Top 5 reasons why you should document your Salesforce org

July 18, 2021

1. To make your job easier

  • With good documentation to reference, you’ll be able to make changes to your org faster and with more confidence (and make the right changes).
  • Let’s say for example a user from Marketing is asking for a new field to “score” a prospect.  You know from past projects that some other groups are also using scoring, but you aren’t sure if they are the same.  If you have good documentation, you can search for the other scoring fields and read about what the business use case was for these fields, the conversations that went on, and possibly even who requested these fields to be created.  
  • In this example, let’s say through reading the documentation for these fields, you realize that what the Marketing user has asked for is actually already built.  Without documentation, a meeting would have been called with the Marketing user, emails / meetings would have been required with other Marketing groups to understand their usage of the current scoring fields, and potentially in a worse case scenario, parallel duplicative functionality would have been built.  With documentation, all that is required is granting field access to the appropriate profile and perhaps some training.  

2. To ensure seamless scaling

  • If you have good documentation, it will be much easier for your org to scale, now or in the future.
  • Many times when an org is first being built, it’s for a particular business unit, and for a particular business use case.  But the power of Salesforce (and the significant investment a business must make), means that the tool is likely to grow quickly in an organization and can begin to encompass other teams and other processes.  If you are managing an existing org that’s more than a few years old, you are probably already at this place.
  • When an org begins to scale like this, and new teams and processes come aboard, the org faces new challenges.  Example questions that begin to emerge look like: are there any fields on the Contract object we can remove (to make room for a large project coming in)?  Should we use an existing Profile or create a new one? (for the new team coming into the system) Which record types on the Case object should support reps be able to see? (users are complaining they see unnecessary options when creating a new Case).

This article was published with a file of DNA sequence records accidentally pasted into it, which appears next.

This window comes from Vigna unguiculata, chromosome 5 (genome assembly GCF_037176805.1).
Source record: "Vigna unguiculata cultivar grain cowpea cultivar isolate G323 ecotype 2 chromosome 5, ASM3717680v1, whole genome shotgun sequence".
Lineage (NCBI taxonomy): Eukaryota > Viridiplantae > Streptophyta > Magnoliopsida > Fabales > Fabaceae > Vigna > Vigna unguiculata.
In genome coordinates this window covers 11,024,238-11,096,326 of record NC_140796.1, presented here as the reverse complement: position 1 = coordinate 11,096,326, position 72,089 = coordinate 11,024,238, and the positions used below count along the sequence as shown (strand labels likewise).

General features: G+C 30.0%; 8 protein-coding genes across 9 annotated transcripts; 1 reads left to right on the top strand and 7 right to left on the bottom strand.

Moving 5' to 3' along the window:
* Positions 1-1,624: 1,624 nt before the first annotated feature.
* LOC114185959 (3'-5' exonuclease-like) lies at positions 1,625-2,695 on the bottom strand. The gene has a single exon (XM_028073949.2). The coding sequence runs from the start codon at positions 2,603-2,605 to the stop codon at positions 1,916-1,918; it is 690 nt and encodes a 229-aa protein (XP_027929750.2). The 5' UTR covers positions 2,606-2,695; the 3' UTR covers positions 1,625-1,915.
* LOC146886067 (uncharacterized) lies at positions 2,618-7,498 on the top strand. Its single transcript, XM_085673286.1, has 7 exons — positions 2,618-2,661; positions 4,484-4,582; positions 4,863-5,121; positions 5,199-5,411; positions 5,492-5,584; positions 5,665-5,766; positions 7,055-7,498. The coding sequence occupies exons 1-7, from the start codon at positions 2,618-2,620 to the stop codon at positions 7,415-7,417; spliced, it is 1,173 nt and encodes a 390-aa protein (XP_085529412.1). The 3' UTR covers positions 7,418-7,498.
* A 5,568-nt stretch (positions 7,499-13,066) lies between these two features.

• If you have good documentation across the org, the types of questions I laid out above should be answered pretty easily.  You will know why every field on the Contract object was created (and with some research, which ones might be able to be removed), you’ll know which Record Types were created for which business use cases over time, and you’ll have notes on who to talk to regarding Profile permissions (and who is the decision maker on what a particular team is / is not able to do in the system).

3. To easily onboard new Salesforce team members

  • Salesforce orgs can get very complex over time, and as they grow, the team managing the system usually does as well.  This can be additional admins, additional developers (perhaps from IT or other non-Salesforce specific domains), or even outside consultants who help manage your org.  What they all have in common is that when they walk into a new org, they need a ‘guide’ as to how the system is built and how it’s being used.